Thursday, January 19, 2017

Bisbee, AZ 11/16

A day trip while staying in Benson was to the town of Bisbee, a mining town founded in the late 1900's. Copper, gold and silver were mined in this area. After mining operations ceased in 1975 Bisbee became a popular place for artists and tourists. 

We were told the streets were narrow but we didn't expect this narrow, 
this is a 2-way street.  

Having little flat land to work with, the town grew up on a mountainside, stairs were often built on the hillsides instead of building streets. Most of the staircases found in Bisbee today started as dirt paths uses by residents and mules to carry supplies to the houses perched on steep hillsides. The stairs go from one street level to the next. There are still many houses in Bisbee that are only accessible by stairs. (Interesting side note…moving companies delivering to Bisbee check the house location before agreeing to deliver.) 

Each year Bisbee has a running race/stair climb called the Bisbee 1000. The race includes a total of 1,034 stairs spread over 9 different stair cases. We got a workout just sight seeing in this town. 

Stair rails between the green house and corner of white deck lead upward to the level above where you can see the deck of another house. 

Loved walking around town with the old buildings, eclectic eateries and shops. Many of the houses have unique art incorporated into their yards, some creative upscaling here, note the car door used for a gate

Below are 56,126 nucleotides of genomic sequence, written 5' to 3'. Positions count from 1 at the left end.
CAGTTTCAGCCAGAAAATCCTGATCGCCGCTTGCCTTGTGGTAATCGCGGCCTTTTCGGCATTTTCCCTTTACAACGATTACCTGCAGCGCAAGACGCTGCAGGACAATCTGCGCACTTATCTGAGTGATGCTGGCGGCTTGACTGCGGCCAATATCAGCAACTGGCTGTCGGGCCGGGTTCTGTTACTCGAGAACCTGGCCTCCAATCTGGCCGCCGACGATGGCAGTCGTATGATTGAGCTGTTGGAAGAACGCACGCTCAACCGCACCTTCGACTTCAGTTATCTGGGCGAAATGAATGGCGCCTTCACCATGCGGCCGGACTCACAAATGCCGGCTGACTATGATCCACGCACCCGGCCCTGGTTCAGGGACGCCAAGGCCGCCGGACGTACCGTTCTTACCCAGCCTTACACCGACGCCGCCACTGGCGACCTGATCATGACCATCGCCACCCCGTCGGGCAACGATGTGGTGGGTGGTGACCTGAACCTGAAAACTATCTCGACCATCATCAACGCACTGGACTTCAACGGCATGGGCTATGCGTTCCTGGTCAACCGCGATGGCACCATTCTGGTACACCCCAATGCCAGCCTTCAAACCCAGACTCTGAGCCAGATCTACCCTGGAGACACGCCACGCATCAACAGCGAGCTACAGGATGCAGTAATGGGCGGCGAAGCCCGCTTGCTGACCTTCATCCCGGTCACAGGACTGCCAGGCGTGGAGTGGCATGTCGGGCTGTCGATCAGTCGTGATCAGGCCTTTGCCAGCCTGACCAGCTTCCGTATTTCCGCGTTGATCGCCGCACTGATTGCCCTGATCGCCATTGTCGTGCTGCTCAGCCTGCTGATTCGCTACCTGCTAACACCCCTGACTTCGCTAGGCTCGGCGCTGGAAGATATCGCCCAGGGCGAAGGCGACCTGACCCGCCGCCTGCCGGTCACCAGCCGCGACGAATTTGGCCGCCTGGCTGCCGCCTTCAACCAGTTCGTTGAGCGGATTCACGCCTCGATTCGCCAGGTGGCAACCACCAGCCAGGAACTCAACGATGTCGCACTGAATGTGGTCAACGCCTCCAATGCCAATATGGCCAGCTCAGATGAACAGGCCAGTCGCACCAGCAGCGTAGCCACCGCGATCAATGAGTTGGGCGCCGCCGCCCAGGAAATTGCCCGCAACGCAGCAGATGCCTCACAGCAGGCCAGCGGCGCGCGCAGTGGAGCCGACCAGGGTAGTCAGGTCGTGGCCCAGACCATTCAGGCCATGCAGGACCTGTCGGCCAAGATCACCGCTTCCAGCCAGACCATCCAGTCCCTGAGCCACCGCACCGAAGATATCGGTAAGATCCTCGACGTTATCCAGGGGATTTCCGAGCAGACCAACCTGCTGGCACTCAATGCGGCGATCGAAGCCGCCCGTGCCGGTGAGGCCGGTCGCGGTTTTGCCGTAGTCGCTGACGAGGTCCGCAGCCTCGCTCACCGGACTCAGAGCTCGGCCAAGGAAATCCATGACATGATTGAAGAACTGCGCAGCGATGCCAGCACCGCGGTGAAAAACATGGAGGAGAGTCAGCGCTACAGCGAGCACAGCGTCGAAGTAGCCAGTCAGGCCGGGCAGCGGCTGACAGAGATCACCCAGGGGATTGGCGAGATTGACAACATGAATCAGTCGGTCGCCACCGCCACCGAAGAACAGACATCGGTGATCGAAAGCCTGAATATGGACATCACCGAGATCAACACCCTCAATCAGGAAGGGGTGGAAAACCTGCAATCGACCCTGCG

The town is a maze of stairs. There are houses on both sides of this staircase, also a house on top which is the next street level up.

The old town of Lowell...

When looking for a lunch spot and checking reviews, a diner called the Bisbee Breakfast Club was our choice, “good food, reasonable, a favorite of locals” and just a couple miles from down town Bisbee. We plugged the address into our GPS and low and behold we ended up in this strange looking neighborhood. It was as if we were morphed back into the 1950’s. The street, only a couple blocks long, seemed frozen in time and deserted…old buildings, cars and stores closed up. The once open-pit copper mine (over 800 ft deep and 5,000 ft long) is directly behind this street. We looked around somewhat bewildered, thinking our GPS was craaazzzy. 

Then we spotted the Bisbee Breakfast Club at the end of the block. The outside didn’t look like much, but it seemed busy, the inside was a nice surprise. The decor was eclectic, modern and clean, as were the patrons. Much different than the outside appearance. Food was very good, yeah for Trip Advisor reviews. After doing some research we learned Lowell was once a mining town bordering Bisbee. Most the original town site was consumed by the excavation of the open-pit copper mine. Many houses were moved or torn down. 

All that’s left of downtown Lowell is the few blocks of Erie Street. Now that I know more of the history, I’d like to go back again, it was a great place for photography, not knowing any of the history beforehand, our first impression of Erie street was frankly little “eerie”.

This picture isn't the greatest, however, I think interesting. The buildings in the background sit on the edge of the large open pit copper mine which closed in the 1970's. The old town of Lowell, where we found our diner sits behind the buildings.
That's all from Bisbee...a great place to visit. 

Tuesday, January 10, 2017

Benson, AZ 11/16